Paul Pogba will also look to venture forward from his central midfield berth, increasing United’s options in the middle –
The logic behind this is sound – Solskjær wants his attackers as close to each other as possible to facilitate quick passing moves which can open up defences. Marcus Rashford is likely to play off the left, where his natural tendency is to cut inside. Lingard and Mata will do the same if played on the right flank, while James, being a right-footed player, has played on both flanks as well as centrally for Swansea and Wales. This has allowed United’s attackers to rotate positions during pre-season, which will undoubtedly add to their threat going forward. United’s newest kid on the block, Mason Greenwood, also fits the bill, with his manager having said that he can play anywhere across the front line.
A related point is United’s counter-attacking potential. With Romelu Lukaku seemingly on his out of Old Trafford, the majority of United’s attackers are fast and skilful. This will allow Solskjær to play on the counter-attack when required, as a quick vertical ball would be enough to release United’s attackers on goal –
United were quite shambolic defensively last season, and Solskjær’s move to a 4-2-3-1 system will do little to alleviate those issues. With only Nemanja Matic as a defensively-minded player in front of the back four, United may be prone to being overrun in central areas, especially against sides like Manchester City who are extremely comfortable in possession –
Another issue last season was United’s marking, or rather the centre-backs’ tendency to man-mark and thus be pulled out of position. Eric Bailly was especially guilty of this, as he would follow the opposition centre-forward across the width of the pitch, leaving gaps for the other attackers to potentially exploit –
United are also unlikely to press high consistently – there may be instances during games where the attackers look to press opposition defenders, but they will look to drop back into a medium block most of the time. Solskjær’s defensive template is one where his team stays compact and narrow, ceding space out wide but preventing attacks down the middle –
As mentioned previously, Aaron Wan-Bissaka’s arrival could be key to United’s fortunes, certainly from a defensive point of view. The former Crystal Palace youngster, who has earned the nickname of ‘Spider’ from his new team-mates due to his ability to retrieve the ball from any situation, had impressive statistics last season. According to Wyscout, he won almost 65% of his defensive duels last season, with a 53% success rate for sliding tackles alone. He made a whopping 6.58 interceptions/90 minutes, and 8.37 recoveries/90, showing how adept he is at regaining possession. All of this was done while conceding just 0.68 fouls/90 minutes, further establishing his excellence at winning the ball back fairly. Transplant these characteristics into United’s defence, and there is a chance that the club have found the solution to a problem position for years to come.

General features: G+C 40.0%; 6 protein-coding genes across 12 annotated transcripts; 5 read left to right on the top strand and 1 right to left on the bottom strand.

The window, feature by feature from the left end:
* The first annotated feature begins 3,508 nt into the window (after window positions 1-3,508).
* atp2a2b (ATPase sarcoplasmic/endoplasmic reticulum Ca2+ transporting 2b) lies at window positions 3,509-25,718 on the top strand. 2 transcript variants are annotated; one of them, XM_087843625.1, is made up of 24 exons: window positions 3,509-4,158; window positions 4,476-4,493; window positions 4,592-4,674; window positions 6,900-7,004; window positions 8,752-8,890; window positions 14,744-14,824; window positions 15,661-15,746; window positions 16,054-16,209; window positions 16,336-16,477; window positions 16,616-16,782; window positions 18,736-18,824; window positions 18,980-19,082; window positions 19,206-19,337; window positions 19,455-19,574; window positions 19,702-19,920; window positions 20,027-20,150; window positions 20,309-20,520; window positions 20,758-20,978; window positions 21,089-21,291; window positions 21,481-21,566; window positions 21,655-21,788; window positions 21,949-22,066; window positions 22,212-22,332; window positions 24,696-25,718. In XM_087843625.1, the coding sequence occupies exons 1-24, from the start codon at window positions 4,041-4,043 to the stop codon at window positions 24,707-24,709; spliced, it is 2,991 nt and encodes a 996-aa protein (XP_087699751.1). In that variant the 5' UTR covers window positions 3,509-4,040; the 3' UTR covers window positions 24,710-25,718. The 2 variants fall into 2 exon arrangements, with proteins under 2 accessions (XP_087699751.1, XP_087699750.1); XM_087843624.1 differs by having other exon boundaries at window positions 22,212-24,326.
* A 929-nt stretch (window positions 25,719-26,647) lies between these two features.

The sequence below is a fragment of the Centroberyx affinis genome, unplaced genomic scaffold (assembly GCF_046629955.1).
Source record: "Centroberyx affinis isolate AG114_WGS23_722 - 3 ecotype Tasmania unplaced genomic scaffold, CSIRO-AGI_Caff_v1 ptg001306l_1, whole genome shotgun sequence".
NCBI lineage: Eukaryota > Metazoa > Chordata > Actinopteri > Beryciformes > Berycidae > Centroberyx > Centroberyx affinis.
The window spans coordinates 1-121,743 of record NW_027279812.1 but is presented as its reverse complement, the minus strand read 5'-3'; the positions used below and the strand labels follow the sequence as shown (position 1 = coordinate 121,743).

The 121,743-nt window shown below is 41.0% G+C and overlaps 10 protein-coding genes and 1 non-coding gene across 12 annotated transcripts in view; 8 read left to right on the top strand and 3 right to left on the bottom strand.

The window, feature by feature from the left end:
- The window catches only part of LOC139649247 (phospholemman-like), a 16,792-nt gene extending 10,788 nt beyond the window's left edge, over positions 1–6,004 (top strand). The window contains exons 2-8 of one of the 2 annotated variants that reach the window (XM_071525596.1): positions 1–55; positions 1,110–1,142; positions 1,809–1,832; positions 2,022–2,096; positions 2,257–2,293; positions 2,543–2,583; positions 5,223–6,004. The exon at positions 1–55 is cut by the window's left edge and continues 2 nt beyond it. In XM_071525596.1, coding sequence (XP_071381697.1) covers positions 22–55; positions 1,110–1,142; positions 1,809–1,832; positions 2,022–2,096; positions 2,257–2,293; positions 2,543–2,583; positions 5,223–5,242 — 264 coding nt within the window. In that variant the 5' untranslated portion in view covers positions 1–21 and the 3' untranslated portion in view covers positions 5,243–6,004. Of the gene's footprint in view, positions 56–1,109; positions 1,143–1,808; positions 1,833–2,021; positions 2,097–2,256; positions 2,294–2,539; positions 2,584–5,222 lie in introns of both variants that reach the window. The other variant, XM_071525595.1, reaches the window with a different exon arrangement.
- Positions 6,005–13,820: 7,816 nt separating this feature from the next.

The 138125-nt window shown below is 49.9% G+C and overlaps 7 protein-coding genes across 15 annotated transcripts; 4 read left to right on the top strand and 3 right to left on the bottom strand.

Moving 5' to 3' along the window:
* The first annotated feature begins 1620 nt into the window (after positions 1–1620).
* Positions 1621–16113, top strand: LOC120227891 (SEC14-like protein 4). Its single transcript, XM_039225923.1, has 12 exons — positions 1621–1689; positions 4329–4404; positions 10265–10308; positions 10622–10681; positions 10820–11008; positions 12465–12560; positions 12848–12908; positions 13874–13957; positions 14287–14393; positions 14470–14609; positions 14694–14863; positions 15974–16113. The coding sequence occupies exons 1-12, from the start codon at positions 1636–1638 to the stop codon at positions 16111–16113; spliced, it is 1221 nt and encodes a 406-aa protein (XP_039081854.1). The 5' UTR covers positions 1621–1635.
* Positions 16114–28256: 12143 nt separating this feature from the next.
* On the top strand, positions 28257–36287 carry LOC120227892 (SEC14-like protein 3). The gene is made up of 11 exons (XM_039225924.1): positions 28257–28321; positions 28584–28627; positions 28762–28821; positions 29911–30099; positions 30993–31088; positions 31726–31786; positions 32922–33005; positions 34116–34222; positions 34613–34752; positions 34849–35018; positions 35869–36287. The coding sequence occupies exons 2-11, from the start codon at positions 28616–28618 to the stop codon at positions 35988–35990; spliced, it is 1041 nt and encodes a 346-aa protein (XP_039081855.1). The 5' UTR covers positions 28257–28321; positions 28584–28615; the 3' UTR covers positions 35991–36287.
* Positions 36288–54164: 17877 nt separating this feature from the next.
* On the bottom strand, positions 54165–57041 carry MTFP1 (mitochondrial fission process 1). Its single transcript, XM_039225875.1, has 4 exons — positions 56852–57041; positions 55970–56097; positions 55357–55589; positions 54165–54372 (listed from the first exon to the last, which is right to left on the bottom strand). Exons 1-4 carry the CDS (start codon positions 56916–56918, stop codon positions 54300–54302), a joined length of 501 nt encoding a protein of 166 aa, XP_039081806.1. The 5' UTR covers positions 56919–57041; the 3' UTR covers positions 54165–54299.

United had a dismal campaign last time around, with only the brief renaissance after Solskjær’s initial appointment providing any source of happiness for fans of the Red Devils. They were far behind City and Liverpool domestically, and it is too large a gap to be surmounted in just one season. Nevertheless, with a couple more intelligent signings and some strong work on the training field, there is no reason why the club cannot break back into the top four this season. United have some gifted attackers, an extremely talented midfielder in Paul Pogba, and the basis for a good defence, behind which is one of the world’s best goalkeepers in David de Gea. Solskjær needs to find some consistency and cohesiveness from his squad to ensure that they are challenging towards the top of the table in the 2019/20 season.